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Robo Buildings: Pursuing the Interactive Envelope
In Recent projects, smarter building skins automatically control daylighting, ventilation, and more to benefit occupants and enhance sustainable design quality
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By C.C. Sullivan


Stick-built robotics

For many architects, the European tradition of customizing an off-the-shelf, unitized, double-wall product presents a safe and effective entrée into the world of interactive facades. Less prevalent is the craft-based approach used by Thom Mayne for Caltrans District 7 Headquarters in Los Angeles, which opened in late 2004. There, Morphosis Architects pulled apart the envelope’s functional elements, “redelegated” them, and coordinated their job-site “reassembly” among seven exterior subcontractors, says project leader Pavel Getov.

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Caltrans District 7 Headquarters, Los Angeles
Different elevations of the building have different systems. On the south side (left), large photovoltaic panels form a brise-soleil. On the east and west facades, perforated solar-shading screens hang a foot from the exterior wall. When they heat, air around them rises, which draws cooler air from ground level. Each day, about 1,000 screens (middle), which are located in front of windows, open and close.
Photography: © Roland Halbe


The result combines a large photovoltaic array and independently controlled, automated elements within a multiple-layer facade. The prominent shading layer of perforated metallic panels on east and west facades cuts initial solar heat gain by about 15 percent. The screen hangs about 1 foot from the slab edges of a weather-wall of metal framing, gypsum sheathing, and PVC membrane. In this way, the intervening space functions partly as convective cavity. One thousand or so of the scrim panels, corresponding to ribbon windows behind, open or close daily. Those on the east close in the morning, those on the west in the afternoon. For longevity, the architects specified stainless-steel hardware and a single pneumatic lift per panel, rather than the pair of electrical actuators originally considered. A rooftop sensor signals the panels to close during high winds.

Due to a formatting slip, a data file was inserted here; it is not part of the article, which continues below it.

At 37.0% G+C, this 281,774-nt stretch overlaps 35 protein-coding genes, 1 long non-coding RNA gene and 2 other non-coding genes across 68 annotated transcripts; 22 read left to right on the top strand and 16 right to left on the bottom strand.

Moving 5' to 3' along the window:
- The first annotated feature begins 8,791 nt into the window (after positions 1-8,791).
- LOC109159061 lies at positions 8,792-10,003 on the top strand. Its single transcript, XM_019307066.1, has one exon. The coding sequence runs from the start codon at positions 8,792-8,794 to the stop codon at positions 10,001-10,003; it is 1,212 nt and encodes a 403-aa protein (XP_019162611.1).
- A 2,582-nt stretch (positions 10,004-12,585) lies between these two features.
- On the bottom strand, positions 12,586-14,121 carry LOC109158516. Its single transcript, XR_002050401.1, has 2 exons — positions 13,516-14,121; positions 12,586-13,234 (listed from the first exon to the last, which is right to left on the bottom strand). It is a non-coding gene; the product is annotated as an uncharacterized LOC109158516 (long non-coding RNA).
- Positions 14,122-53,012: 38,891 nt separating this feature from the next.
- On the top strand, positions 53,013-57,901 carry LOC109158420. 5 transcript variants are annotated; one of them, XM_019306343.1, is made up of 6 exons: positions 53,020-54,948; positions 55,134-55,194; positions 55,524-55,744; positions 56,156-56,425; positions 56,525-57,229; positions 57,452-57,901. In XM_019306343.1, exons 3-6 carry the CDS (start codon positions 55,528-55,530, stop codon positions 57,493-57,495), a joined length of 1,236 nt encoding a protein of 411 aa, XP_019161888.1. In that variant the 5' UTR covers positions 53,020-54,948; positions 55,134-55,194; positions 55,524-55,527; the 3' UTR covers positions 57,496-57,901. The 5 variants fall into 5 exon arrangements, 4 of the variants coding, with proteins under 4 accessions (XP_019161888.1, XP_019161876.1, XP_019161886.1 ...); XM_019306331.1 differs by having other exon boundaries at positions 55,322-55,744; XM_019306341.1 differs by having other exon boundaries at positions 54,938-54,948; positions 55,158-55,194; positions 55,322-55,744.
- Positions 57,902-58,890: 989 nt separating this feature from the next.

According to Getov, 3D modeling and mock-up testing ensured the performance of the stick-built envelope under wind, rain, and seismic conditions. The firm shared a single building-information model among consultants and manufacturers, and component prototypes made on a 3D printer. Still, says Getov, “A lot of the design is resolved through the mock-ups.” Even with extensive reviews and site visits for the customized, kinetic countenance, the project penciled out at $165 per square foot, including finished interiors and design fees—about the same as an average office building. The building’s small facade area in relation to its floor plate accounts in part for the cost-effectiveness. Energy savings are projected at about 40 percent. Getov’s advice for architects interested in the process seems counterintuitive.

“The small manufacturers can be the most helpful because they don’t already have a set solution in place,” affording architects more conceptual control and collaboration, he explains. “It allows you to break down the process.”


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